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-WORLD & NATION
"Stoner vote" dictates trade business of the Netheriands
BY ALEX LiNDBERG
Imagine you're sitting in a hazy coffee shop,
hearing faint Jimi Hendrix songs as you puff on
your pipe. Your eyes settle on canals and rows
of buildings opposite the shop. A glance at the
wall behind the counter reveals a poster with
marijuana leaves and the word "Vote" in large
print. This is a common scene for Amsterdam
residents as shop owners persuade costumers
to vote in the September general election.
As of Jan. 1, 2013, no non-Netherlands
resident or anyone without an issued
identification card, will be permitted to buy
marijuana in the Netherlands. This ban on
trade could push the Dutch economy into a
sharp decline, given fewer tourists may visit
and the main product they sell will remain on
The last hope for the coffee shop business
falls on the ^pt. 12 Dutch elections where
repeal of the new law will be on the ballot. This
chance may go to waste, however, should their
native clientele neglect to get out and vote.
As referred to in popular media, the "stoner
vote" is critical to repealing this legislation.
Should Dutch "stoners" struggle to muster up
the energy to reach the polls that day or merely
forget the election is happening altogether, the
marijuana ban may become permanent.
"We are trying to make clear to cannabis
consumers all over Holland ... that this year is
your last chance to save your cannabis policy
and your coffee shop," Marc Josemans, head of
Maastricht's coffee shop association told The
Huffington Post. "And therefore, it's about
time you get out of your lazy chairs on Sept. 12
and vote for a cannabis-friendly party."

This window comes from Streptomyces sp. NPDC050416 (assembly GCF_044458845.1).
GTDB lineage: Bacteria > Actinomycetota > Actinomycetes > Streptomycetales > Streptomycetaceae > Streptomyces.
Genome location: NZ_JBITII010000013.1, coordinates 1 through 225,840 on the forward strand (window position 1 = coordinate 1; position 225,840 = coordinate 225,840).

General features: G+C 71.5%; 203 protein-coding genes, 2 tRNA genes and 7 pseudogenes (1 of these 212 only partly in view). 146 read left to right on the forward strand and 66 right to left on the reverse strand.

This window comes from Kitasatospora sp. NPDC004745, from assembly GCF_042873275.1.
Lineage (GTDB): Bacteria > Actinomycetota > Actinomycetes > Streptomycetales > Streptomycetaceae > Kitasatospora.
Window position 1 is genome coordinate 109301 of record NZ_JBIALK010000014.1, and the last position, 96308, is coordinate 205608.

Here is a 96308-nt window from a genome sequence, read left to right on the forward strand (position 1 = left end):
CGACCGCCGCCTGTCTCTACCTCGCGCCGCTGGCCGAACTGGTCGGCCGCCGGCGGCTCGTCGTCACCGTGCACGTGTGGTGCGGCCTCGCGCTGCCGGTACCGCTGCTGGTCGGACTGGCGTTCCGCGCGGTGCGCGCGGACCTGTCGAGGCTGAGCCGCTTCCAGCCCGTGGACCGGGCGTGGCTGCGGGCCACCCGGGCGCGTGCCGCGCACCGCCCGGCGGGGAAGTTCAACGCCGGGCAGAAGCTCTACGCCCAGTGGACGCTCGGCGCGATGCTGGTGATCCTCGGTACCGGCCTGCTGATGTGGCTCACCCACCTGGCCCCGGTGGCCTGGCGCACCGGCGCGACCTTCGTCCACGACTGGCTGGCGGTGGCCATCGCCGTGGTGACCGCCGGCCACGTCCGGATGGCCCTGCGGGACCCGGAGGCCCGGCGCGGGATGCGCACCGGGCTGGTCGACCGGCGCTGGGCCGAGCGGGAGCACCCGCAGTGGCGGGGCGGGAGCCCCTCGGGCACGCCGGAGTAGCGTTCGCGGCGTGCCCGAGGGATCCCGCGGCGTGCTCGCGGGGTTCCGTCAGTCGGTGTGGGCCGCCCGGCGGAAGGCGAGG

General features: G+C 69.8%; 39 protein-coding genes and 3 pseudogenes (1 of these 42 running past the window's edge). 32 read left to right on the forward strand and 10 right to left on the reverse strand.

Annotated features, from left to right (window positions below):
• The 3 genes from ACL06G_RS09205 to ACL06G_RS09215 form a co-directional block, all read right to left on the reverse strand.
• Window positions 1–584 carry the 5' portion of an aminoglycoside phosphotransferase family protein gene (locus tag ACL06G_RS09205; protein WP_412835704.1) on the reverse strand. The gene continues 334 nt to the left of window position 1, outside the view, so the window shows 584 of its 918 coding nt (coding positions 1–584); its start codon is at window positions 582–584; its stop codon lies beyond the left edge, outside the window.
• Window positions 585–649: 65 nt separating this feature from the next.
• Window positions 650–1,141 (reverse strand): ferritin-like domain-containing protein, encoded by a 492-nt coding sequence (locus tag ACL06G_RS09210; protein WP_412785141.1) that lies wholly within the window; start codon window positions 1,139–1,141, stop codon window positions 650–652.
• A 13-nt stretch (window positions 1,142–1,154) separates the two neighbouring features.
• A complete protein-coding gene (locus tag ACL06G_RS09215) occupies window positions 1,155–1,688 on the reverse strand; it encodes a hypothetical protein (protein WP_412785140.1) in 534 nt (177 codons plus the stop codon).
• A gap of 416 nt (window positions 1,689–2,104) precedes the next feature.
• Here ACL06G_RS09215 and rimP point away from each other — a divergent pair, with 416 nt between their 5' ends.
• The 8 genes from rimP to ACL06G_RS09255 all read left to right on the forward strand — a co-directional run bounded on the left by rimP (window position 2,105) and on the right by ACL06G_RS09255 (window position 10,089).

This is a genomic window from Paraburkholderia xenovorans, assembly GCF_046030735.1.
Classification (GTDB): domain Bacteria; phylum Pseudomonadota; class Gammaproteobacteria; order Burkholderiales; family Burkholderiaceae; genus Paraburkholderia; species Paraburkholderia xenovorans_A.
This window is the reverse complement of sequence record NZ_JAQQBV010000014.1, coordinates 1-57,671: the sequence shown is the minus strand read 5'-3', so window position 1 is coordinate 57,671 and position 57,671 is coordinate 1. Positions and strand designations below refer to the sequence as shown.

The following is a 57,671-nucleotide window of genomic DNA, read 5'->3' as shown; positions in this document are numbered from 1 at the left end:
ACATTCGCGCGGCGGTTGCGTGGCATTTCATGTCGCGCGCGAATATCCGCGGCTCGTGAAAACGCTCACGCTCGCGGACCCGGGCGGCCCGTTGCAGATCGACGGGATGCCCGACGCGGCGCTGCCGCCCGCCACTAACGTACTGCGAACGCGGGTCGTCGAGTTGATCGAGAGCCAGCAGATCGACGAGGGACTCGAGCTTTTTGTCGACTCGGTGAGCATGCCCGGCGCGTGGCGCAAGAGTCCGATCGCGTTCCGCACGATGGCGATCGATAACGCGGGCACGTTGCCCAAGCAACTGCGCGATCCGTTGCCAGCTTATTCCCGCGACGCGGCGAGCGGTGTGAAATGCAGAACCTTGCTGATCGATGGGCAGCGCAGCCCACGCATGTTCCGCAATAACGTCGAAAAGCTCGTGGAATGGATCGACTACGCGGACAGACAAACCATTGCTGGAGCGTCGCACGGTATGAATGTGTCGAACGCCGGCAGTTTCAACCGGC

The distribution and usage of cannabis has
never been legal in the Netherlands, rather
it has been tolerated by the government and
police force. Due to recent pressure from the
rest of the EU, leniency may shift with the
passing of the ban.
"The rationale behind it (the ban) was to
prevent injury to tourists who come over, eat
or smoke too much and freak out or jump in
a canal — which actually happens far more
than you'd think — but there also seems
to be some political pressure from the EU
behind it," said Patrick Mitchell 11, a resident
of the Netherlands, in an ^ail interview.
"Belgium was complaining that many people
from France were coming up and buying it
(marijuana) at the border then driving back
through Belgium, trafficking it along the way."
Because of this illicit trafficking, the south
Netherlands was the first to implement the
ban, causing; several coffee shops' profit to
deldne, closing their doors for good.
"It is extremely doubtful the coffee shops
(can) survive if the policy continues," said
The other problem is the rise in the black
market trade of marijuana around the country.
It is suspected that coffee shops shutting
down, combined with increased restrictions on
the purchase of cannabis, will lead to citizens
selling the drug to tourists privately. Mth this
potential rise in the black-market trade, some
expect violence as a result.
'There are already a lot of blank storefronts,
and I can see a lot more of (the shops) closing
because of this law," said recent Amsterdam
visitor Hm Lmdberg '10 in an email interview.
"Along with this increase in illegal trade, we
are bound to see more violence."
The country has already seen a 60 percent
profit loss from restricting the trade in the
southern provinces and protesters have
been calling for a repeal of ihe ban, claiming
Those elected to serve as the new
administration have the decision of either
upholding or removing the ban. Should
the ban come into full effect in Amsterdam,
the level of harm that could follow remains
unknown, but dreaded nonetheless.
"I'm not sure what effect it will have on
Amsterdam," said Mitchell. "The (tobacco)
smoking ban enacted in July 2008 is pretty
much ignored and, as far as I can tell, not